Pellet fuels are heating fuels made from compressed biomass. Wood pellets are the most common type. A form of wood fuel, wood pellets are generally made from compacted sawdust or other wastes from sawmilling and other wood products manufacture. Other woody biomass sources include palm kernel shell, coconut shell, and whole-tree removal or tree tops and branches leftover after logging and which otherwise help replenish soil nutrients. As well grasses can also be pelletized, creating grass pellets. Pellets are manufactured in several types and grades as fuels for electric power plants, homes, and other applications in between. Pellets are extremely dense and can be produced with a low moisture content (below 10%) that allows them to be burned with a very high combustion efficiency.
Further, their regular geometry and small size allow automatic feeding with very fine calibration. They can be fed to a burner by auger feeding or by pneumatic conveying. Their high density also permits compact storage and rational transport over long distance. They can be conveniently blown from a tanker to a storage bunker or silo on a customer's premises.
A broad range of pellet stoves, central heating furnaces, and other heating appliances have been developed and marketed since 1993. With the surge in the price of fossil fuels since 2005, the demand for pellet heating has increased in Europe and North America, and a sizable industry is emerging. According to the International Energy Agency Task 40, wood pellet production has more than doubled between 2006 and 2010 to over 14 million tons. In a 2012 report, the Biomass Energy Resource Center says that it expects wood pellet production in North America to double again in the next five years.
Pellets are produced by compressing the wood material which has first passed through a hammer mill to provide a uniform dough-like mass. This mass is fed to a press where it is squeezed through a die having holes of the size required (normally 6 mm diameter, sometimes 8 mm or larger). The high pressure of the press causes the temperature of the wood to increase greatly, and the lignin plasticizes slightly forming a natural "glue" that holds the pellet together as it cools.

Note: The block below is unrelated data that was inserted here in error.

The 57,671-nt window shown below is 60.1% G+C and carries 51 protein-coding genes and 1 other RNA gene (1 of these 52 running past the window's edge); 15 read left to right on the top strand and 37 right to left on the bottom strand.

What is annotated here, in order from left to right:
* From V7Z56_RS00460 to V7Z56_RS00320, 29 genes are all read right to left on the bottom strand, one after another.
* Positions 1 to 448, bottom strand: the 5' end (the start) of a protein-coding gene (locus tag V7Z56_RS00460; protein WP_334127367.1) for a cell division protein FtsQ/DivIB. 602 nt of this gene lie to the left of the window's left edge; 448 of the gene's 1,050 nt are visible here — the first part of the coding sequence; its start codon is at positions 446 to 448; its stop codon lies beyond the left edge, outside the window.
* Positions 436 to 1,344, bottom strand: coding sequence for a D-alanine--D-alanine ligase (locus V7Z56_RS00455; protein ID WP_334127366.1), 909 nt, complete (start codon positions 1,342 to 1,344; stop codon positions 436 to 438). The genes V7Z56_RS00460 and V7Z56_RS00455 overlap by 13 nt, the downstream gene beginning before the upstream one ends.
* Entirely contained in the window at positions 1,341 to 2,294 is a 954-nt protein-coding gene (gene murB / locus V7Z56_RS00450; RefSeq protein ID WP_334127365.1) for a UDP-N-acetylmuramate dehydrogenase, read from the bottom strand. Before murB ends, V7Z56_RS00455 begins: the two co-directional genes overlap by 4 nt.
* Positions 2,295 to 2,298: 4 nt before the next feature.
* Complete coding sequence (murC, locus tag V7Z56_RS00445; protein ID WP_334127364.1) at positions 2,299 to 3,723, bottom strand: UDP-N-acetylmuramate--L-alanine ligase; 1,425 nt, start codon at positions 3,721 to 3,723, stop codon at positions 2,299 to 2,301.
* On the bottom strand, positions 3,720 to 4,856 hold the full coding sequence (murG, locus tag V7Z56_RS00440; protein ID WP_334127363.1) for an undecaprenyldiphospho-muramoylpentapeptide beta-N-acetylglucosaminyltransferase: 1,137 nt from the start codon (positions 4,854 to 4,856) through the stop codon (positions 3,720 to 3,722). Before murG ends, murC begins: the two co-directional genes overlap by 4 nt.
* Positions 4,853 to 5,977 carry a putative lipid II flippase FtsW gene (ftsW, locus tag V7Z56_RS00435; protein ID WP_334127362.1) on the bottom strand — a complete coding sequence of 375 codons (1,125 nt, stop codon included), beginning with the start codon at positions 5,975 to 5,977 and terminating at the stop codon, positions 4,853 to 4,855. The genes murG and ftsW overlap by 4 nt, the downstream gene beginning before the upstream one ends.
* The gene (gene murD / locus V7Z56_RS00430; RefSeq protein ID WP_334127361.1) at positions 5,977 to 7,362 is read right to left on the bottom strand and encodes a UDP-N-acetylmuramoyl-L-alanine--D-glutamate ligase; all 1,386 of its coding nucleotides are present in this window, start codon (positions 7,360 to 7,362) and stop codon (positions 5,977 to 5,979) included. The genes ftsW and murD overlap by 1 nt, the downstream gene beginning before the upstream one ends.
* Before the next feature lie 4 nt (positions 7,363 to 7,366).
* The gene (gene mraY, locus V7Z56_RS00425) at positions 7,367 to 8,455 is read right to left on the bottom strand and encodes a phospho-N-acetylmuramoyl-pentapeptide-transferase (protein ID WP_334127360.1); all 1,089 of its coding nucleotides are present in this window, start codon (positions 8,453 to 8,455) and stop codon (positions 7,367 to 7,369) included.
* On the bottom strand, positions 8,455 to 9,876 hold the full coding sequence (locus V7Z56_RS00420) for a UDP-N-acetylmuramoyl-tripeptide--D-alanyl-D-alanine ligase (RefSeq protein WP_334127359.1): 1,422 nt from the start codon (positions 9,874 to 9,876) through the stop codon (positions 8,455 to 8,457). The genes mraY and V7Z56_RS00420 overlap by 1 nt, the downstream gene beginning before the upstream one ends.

Pellets can be made from grass and other non-woody forms of biomass that do not contain lignin: distiller's dried grains (a brewing industry byproduct) can be added to provide the necessary durability. A 2005 news story from Cornell University News suggested that grass pellet production was more advanced in Europe than North America. It suggested the benefits of grass as a feedstock included its short growing time (70 days), and ease of cultivation and processing. The story quoted Jerry Cherney, an agriculture professor at the school stating that grasses produce 96% of the heat of wood and that "any mixture of grasses can be used, cut in mid- to late summer, left in the field to leach out minerals, then baled and pelleted. Drying of the hay is not required for pelleting, making the cost of processing less than with wood pelleting." In 2012, the Department of Agriculture of Nova Scotia announced as a demonstration project conversion of an oil-fired boiler to grass pellets at a research facility.
Rice-husk fuel-pellets are made by compacting rice-husk obtained as by-product of rice-growing from the fields. It also has similar characteristics to the wood-pellets and more environment-friendly, as the raw material is a waste-product. The energy content is about 4-4.2 kcal/kg and moisture content is typically less than 10%. The size of pellets is generally kept to be about 6mm diameter and 25mm length in the form of a cylinder; though larger cylinder or briquette forms are not uncommon. It is much cheaper than similar energy-pellets and can be compacted/manufactured from the husk at the farm itself, using cheap machinery. They generally are more environment-friendly as compared to wood-pellets. In the regions of the world where wheat is the predominant food-crop, wheat husk can also be compacted to produce energy-pellets, with characteristics similar to rice-husk pellets.